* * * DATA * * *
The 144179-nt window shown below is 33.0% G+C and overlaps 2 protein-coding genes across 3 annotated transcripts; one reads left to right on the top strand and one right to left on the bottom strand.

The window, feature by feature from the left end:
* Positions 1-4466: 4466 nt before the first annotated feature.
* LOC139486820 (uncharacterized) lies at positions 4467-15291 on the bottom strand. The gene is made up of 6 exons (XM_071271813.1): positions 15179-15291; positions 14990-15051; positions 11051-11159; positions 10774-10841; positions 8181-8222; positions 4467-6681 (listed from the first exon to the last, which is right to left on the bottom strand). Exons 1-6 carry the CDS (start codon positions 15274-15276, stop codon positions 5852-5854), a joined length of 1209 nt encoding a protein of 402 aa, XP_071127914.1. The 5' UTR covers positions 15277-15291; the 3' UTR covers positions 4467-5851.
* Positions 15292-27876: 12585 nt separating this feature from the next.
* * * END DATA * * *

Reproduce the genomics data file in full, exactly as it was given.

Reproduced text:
The 144179-nt window shown below is 33.0% G+C and overlaps 2 protein-coding genes across 3 annotated transcripts; one reads left to right on the top strand and one right to left on the bottom strand.

The window, feature by feature from the left end:
* Positions 1-4466: 4466 nt before the first annotated feature.
* LOC139486820 (uncharacterized) lies at positions 4467-15291 on the bottom strand. The gene is made up of 6 exons (XM_071271813.1): positions 15179-15291; positions 14990-15051; positions 11051-11159; positions 10774-10841; positions 8181-8222; positions 4467-6681 (listed from the first exon to the last, which is right to left on the bottom strand). Exons 1-6 carry the CDS (start codon positions 15274-15276, stop codon positions 5852-5854), a joined length of 1209 nt encoding a protein of 402 aa, XP_071127914.1. The 5' UTR covers positions 15277-15291; the 3' UTR covers positions 4467-5851.
* Positions 15292-27876: 12585 nt separating this feature from the next.